Demolition in conservation area sanctioned

Conservation area consent for demolition of a traditional house in a perilous condition in a Scottish town centre was granted by a reporter ahead of approval of a replacement scheme.

The reporter found that the building, located in a prominent position in the conservation area, had townscape value and was of a form and type that could be reused, but concluded renovation was unlikely to be viable given its extremely poor state of repair and therefore demolition would be acceptable.

Having regard to Historic Environment Scotland guidance that consent to demolish should generally only be given where there are acceptable proposals for a replacement building to avoid an unsightly gap being created, the reporter stated this is usually secured through a condition attached to conservation area consent linking it to planning permission for a replacement scheme. However, in this case planning permission had been refused by the council. Noting that the key reason for refusal related to loss of the existing building rather than any objection to the scale, design and material of the proposed replacement, the reporter was content that a suitable replacement scheme would be possible on the site and allowed the appeal subject to a condition requiring the letting of contracts for redevelopment before any demolition took place, to preserve the appearance of the conservation area.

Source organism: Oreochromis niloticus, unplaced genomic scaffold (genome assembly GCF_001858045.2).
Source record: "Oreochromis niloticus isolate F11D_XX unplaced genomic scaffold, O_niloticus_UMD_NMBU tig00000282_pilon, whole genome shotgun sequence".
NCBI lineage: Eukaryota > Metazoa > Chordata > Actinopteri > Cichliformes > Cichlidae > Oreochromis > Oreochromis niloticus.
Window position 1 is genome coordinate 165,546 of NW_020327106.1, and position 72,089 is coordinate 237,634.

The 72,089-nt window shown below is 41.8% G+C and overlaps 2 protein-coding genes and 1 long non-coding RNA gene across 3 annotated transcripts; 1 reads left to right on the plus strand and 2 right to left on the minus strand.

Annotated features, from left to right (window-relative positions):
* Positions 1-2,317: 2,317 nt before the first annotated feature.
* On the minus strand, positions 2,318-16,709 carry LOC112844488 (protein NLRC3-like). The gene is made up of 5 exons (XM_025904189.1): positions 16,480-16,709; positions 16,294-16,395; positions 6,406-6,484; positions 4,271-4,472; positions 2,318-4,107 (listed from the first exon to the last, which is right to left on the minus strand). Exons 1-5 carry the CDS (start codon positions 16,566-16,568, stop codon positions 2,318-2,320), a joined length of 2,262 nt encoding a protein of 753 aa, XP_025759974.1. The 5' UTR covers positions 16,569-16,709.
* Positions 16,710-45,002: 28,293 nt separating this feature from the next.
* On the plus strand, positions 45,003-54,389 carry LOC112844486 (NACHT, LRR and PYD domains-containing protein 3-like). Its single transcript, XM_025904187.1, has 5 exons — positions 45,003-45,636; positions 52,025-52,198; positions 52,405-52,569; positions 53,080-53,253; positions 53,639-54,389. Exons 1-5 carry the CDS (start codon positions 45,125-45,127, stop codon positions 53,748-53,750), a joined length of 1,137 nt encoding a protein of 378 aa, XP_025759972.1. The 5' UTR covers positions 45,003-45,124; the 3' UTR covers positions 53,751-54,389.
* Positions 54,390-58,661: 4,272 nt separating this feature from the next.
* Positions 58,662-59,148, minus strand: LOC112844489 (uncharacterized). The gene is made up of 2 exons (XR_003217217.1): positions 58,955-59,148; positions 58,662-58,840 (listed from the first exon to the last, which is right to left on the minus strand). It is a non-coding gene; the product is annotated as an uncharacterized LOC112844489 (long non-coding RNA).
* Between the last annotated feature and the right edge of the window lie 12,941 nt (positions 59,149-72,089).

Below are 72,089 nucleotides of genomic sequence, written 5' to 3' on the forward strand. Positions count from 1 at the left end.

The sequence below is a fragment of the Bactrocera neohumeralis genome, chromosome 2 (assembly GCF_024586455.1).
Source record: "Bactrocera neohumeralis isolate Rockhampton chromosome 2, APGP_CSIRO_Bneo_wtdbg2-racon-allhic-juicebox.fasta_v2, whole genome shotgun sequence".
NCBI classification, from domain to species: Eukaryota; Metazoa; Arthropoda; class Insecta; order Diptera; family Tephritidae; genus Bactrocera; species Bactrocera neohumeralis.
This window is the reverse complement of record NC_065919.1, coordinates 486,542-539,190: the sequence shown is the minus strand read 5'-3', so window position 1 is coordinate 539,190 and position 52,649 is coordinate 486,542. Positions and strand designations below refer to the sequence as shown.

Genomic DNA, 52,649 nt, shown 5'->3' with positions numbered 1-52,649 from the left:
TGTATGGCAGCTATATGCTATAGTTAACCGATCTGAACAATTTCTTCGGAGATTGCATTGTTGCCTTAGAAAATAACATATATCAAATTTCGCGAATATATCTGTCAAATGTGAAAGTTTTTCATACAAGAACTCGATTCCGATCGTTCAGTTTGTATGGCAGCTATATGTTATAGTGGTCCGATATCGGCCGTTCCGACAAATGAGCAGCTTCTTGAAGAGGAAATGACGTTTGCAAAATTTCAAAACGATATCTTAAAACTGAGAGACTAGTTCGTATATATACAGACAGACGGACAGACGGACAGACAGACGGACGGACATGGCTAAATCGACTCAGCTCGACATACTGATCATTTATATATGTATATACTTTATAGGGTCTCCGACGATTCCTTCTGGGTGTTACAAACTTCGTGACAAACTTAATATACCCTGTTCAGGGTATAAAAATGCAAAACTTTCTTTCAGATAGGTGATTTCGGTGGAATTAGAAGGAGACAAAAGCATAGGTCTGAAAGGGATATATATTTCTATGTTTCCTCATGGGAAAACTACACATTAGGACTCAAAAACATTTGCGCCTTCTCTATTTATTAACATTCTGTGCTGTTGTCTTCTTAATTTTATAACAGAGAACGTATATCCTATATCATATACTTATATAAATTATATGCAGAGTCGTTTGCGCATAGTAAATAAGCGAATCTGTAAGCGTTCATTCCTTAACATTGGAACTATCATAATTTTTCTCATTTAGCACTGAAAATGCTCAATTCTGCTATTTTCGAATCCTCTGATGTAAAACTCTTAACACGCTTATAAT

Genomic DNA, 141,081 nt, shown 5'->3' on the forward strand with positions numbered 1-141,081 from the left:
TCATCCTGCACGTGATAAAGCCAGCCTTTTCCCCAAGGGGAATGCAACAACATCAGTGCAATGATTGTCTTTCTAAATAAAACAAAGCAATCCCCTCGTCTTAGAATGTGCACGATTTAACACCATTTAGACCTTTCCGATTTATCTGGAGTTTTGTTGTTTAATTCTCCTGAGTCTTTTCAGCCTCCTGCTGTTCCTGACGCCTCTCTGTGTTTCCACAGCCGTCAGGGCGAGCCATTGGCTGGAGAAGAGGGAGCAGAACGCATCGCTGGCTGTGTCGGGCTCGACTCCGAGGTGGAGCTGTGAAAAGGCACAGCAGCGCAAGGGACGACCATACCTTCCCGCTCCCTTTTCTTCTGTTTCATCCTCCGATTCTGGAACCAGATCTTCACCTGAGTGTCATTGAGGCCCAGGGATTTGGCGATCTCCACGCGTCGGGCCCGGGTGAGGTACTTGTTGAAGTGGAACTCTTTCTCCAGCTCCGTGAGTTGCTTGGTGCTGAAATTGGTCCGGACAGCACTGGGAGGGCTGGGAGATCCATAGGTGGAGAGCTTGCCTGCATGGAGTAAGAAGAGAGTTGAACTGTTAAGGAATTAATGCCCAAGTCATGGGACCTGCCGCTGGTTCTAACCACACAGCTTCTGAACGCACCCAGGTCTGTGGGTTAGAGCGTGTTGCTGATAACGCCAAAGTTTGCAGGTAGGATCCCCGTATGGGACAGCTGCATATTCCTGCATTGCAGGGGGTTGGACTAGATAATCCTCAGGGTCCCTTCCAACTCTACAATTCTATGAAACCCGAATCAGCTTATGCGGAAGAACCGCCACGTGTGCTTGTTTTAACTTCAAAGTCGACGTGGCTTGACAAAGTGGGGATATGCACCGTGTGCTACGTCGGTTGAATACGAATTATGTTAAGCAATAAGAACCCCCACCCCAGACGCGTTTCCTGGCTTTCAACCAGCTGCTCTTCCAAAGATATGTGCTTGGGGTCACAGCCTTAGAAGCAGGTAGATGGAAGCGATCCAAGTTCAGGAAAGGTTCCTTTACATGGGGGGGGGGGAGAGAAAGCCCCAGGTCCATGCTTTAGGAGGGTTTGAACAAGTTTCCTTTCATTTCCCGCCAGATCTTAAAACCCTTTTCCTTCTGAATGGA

Reporter: Rosie Leven; Written representations

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